A cautionary tale, and a prefiguration. The bad news is obvious. The good news is that we are still far from a monoculture. If memory serves, there were no small presses in 1984 . Even global conglomerates will maintain separate divisions, publish different types of books for different types of nooks (and schnooks). Tastes are too wildly different to scoop up huge profits in the big mesh of mass markets alone. Independents and university presses will strive mightily to pick up an ever-widening slack, but with far less money for promotion, they need to figure out how to sell books in new ways.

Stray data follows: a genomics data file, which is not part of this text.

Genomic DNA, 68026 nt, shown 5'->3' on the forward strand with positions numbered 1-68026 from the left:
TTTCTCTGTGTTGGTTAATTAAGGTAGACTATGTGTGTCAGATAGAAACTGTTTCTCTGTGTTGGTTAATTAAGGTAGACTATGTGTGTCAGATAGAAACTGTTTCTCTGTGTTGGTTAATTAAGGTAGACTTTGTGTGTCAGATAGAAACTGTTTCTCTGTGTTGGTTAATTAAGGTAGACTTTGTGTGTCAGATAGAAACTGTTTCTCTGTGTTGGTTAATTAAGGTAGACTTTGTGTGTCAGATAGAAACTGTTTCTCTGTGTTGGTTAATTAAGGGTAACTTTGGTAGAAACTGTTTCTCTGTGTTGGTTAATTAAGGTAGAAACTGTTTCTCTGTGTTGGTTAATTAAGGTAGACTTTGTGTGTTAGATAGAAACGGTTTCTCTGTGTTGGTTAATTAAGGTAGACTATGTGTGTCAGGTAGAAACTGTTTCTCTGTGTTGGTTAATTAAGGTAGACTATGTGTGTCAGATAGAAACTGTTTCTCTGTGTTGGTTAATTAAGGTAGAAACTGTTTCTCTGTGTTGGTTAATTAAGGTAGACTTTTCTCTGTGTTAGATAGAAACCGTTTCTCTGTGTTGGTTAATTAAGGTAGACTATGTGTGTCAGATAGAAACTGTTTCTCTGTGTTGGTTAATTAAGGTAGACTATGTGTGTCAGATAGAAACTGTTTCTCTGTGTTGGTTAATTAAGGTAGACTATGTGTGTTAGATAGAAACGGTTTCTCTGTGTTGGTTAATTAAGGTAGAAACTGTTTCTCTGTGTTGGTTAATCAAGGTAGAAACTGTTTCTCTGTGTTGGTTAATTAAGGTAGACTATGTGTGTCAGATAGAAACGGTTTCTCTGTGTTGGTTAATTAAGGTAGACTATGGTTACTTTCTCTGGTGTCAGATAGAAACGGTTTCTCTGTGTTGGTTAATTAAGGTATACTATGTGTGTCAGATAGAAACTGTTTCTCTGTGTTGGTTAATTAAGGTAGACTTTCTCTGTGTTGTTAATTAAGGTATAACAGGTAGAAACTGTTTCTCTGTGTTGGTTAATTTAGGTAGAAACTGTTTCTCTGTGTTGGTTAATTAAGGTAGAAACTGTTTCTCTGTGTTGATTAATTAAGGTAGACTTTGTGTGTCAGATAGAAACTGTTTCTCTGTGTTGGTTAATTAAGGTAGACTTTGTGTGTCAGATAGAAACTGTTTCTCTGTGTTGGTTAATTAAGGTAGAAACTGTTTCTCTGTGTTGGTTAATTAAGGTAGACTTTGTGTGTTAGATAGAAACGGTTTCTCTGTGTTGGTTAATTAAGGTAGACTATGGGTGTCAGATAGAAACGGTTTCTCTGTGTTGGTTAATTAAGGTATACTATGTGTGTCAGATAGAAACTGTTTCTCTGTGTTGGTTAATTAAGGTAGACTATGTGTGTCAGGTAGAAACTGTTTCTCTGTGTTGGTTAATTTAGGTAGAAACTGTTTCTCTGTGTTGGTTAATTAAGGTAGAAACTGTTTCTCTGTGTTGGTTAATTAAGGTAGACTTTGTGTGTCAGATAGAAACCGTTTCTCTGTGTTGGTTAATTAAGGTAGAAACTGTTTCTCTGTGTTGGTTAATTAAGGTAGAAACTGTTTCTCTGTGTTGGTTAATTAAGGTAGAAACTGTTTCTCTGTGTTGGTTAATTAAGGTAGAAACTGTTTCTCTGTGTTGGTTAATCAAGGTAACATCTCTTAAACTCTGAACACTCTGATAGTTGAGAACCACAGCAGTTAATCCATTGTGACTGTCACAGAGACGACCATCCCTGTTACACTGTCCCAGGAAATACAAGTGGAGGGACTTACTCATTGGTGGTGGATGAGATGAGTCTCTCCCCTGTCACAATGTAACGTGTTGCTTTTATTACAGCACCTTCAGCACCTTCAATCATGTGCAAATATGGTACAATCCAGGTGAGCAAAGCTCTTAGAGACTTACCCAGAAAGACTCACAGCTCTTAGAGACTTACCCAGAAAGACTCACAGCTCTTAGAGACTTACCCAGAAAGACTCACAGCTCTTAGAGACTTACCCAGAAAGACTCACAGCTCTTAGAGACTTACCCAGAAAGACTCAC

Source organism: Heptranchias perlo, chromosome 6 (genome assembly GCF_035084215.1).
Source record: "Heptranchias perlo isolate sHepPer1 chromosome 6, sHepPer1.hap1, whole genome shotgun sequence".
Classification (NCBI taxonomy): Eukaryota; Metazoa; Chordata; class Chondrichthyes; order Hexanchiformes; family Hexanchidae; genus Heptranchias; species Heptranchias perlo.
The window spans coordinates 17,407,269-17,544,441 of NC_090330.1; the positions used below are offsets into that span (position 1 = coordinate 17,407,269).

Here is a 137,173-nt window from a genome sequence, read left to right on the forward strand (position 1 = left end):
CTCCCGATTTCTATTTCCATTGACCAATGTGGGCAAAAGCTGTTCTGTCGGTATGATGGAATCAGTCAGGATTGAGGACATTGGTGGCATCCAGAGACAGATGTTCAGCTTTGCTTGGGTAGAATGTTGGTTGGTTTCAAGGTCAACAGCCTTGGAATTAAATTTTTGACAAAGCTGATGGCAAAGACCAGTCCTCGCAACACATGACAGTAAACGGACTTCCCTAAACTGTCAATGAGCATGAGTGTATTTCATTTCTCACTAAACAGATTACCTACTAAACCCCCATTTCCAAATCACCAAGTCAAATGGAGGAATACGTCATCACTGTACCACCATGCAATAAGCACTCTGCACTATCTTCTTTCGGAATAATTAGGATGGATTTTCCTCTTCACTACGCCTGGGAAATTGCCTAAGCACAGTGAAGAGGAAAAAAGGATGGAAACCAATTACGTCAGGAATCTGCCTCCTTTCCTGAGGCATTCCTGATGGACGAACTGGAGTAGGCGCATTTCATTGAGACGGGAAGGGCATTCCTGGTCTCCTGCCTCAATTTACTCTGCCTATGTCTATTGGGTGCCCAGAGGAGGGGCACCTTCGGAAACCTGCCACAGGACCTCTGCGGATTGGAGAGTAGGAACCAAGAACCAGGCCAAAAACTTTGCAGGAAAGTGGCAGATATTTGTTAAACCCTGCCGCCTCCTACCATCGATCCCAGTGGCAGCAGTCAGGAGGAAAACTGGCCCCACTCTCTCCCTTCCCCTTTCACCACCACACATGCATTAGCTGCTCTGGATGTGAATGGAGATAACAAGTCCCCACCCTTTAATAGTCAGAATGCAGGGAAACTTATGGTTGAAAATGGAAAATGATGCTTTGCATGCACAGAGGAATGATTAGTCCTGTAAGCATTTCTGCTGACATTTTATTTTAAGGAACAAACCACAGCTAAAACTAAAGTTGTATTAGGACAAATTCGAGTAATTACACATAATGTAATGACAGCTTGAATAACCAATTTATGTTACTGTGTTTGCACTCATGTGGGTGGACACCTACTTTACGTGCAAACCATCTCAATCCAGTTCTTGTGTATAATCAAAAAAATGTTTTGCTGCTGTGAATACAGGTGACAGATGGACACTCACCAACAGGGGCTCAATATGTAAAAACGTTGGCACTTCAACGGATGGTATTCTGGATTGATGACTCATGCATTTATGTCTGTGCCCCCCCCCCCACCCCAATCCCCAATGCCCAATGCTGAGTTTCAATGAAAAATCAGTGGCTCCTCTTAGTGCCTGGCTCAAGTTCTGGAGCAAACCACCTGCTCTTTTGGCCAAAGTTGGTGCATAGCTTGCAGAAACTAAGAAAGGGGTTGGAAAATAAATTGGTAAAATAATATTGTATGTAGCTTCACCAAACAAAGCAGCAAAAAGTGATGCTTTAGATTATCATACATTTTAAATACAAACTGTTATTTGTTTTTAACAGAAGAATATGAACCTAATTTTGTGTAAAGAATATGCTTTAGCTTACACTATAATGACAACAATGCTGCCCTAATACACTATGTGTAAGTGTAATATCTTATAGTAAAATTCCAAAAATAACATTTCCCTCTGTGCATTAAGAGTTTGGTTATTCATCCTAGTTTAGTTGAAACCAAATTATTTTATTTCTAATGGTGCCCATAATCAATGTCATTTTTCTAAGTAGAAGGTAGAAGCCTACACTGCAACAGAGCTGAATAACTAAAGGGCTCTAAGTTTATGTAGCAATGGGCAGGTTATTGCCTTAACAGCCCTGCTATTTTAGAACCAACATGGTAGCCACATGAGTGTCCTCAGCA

For today’s corporate hotshots are right about one thing: The current system has got to give. The publishers publish too many copies of their big books in order to serve chain bookstore orders. When the chains return 30, 40, 50 percent or more of a Paul Reiser, a Whoopi Goldberg, a Newt Gingrich or a Bill Clinton, the publishers have to eat their losses, while the chains float their next purchases on the sea of credits that come from returns. Random House, Bertelsmann and the rest failed to solve this problem by publishing celebrity books. Like a drowning man flailing, they only burned up their oxygen. Now they will try to control mega-advances by reducing competition, but the odds are that won’t work, either. It’s time for some real entrepreneurship–new ways to match books with markets. That’s supposed to be what capitalism is good at. Restraining trade is the dirty surrogate that comes to mind when corporations are clueless, but even restraining trade is a stopgap. The bottom line is a result, not a cause. Good ideas, as always, are the hard part–and as always, they’re scarce.